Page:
The next era was that of Field Programmable Gate Arrays (FPGA) going one step ahead of GPUs. The first ever FPGA miner was created by Pumpkin Zhang from China, also known as Pumpkin Miner. Due to the fact it required absolute high consumption of power, it took 6 months for it to phase out of the market.

  • ASIC Mining

2012 was the year when the first ever ASIC miner got released with the name of Butterfly Miner. It delivered 200 times more computing power than GPU mining with the same amount of power consumption, leading to ASIC miners becoming instantly popular. The chip does go  through an ongoing innovation with sizes starting from 110nm going down to 55nm, 28nm, all the way to 14 nm.

2013 was the time when Nangeng Zhang came up with a brand new and most profitable ASIC miner, also called “AvalonMiner.” Later, Canaan Creative was formed, a full fledged mining company into production of mining chips. This was the same year when another well known company Bitmain got established.

Bitmain launched the 1st generation Antminer, a year later in 2014. Following that, the flagship product Antminer S9 launched with in-built 189 chips. The mining hardware industry went through a number of ups and downs over the course of years with a lot of miners coming to play.

  • Mining Pool

The concept of a mining pool was already established in 2010 with Slush Pool, the first ever Bitcoin mining pool coming into existence that very year. Mining pools allow for the consolidation of computing power of so many miners in the network, letting the individual computing power to multiply, and so does multiply the probabilities of mine blocks. The rewards at the end are shared by the pool members, and the participation fee from each miner during the process.

As per Blockchain, computing power in the Bitcoin network increased an astonishing 100 times from 2011 to 2018, while increasing tenfold between 2018 to 2020. In fact, even the computing power reached an incredible 156 tera hashes per second (TS/s), capable of handling 15.6 billion operations every second. Professional mining pools gained instant popularity due to the fact that it was getting absolutely increasingly inefficient attempting to mine from personal computers.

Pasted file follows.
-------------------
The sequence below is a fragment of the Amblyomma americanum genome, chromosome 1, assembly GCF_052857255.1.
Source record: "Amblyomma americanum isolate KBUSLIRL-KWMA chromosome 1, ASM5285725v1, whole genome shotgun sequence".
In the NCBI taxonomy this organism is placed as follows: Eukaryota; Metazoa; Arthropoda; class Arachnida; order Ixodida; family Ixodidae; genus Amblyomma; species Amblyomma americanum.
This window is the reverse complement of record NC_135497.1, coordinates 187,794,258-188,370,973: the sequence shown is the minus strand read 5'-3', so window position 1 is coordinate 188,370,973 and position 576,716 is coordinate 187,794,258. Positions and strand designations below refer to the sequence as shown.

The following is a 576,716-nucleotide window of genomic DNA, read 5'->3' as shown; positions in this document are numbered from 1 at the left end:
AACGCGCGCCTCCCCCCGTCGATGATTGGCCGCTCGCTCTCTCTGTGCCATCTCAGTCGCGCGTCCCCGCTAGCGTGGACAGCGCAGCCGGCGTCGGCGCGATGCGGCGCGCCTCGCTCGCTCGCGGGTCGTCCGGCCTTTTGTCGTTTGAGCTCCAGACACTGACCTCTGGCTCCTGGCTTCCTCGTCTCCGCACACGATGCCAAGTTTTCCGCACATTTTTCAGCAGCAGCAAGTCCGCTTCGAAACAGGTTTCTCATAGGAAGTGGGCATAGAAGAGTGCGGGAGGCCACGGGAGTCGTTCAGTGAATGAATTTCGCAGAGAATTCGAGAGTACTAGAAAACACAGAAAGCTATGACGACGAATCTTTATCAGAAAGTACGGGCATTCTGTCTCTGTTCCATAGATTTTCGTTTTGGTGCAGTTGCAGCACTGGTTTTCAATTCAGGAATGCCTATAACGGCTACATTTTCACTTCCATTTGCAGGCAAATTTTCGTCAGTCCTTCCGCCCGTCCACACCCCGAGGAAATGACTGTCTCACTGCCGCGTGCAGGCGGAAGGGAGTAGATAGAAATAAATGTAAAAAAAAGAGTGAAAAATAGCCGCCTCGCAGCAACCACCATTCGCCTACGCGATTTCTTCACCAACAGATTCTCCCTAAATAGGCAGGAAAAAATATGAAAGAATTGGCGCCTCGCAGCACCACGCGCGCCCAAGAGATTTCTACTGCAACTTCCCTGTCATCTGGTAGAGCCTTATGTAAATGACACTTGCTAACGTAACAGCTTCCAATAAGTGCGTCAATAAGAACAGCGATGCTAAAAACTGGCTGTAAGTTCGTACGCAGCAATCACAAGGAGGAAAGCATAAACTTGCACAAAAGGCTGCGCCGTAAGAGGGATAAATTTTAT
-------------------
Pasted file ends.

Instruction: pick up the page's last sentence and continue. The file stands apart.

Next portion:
• Cloud Mining

Quite recently, large enterprises are building their own mining farms or mining plants in countries, wherein the cost of electricity is exceedingly low. With more and more mining farms taking shape, the scenario of arms race is taking place between organizations, to build mining plants possible. This led to a few ASIC miners to mine with ease.

Since past five years, 70% mining power of entire mining power for Bitcoin network comes from alone China itself. This has made cloud mining play a decisive role for global miners to outperform as it allows retail miners to leverage the cloud computing power of cloud mining service providers without actually setting up a mining rig or owning mining hardware equipment. The only thing required is users paying out a rental fee for renting out the computing power resources.

Quantum Computers – Is it the future of bitcoin mining?

Quantum computers, as discovered by computer experts and scientists predict that Quantum Computers have the capacity to monopolize the bitcoin mining market, as it is capable  of giving way more security than one might expect in addition to an enormous computing power. But, as of now, quantum computers have yet to go miles with mass adoption and large scale applications, due to its design being unrealistic for mining and quite expensive to set up. All such factors do raise doubts whether mining using quantum computing is going to be unquestionably effective or not.

To wind up our discussion, as per a study conducted by Blockchain.com, world’s top five mining pools in no particular order are AntPool, ViaBTC, Poolin, F2pool, and Huobi Pool.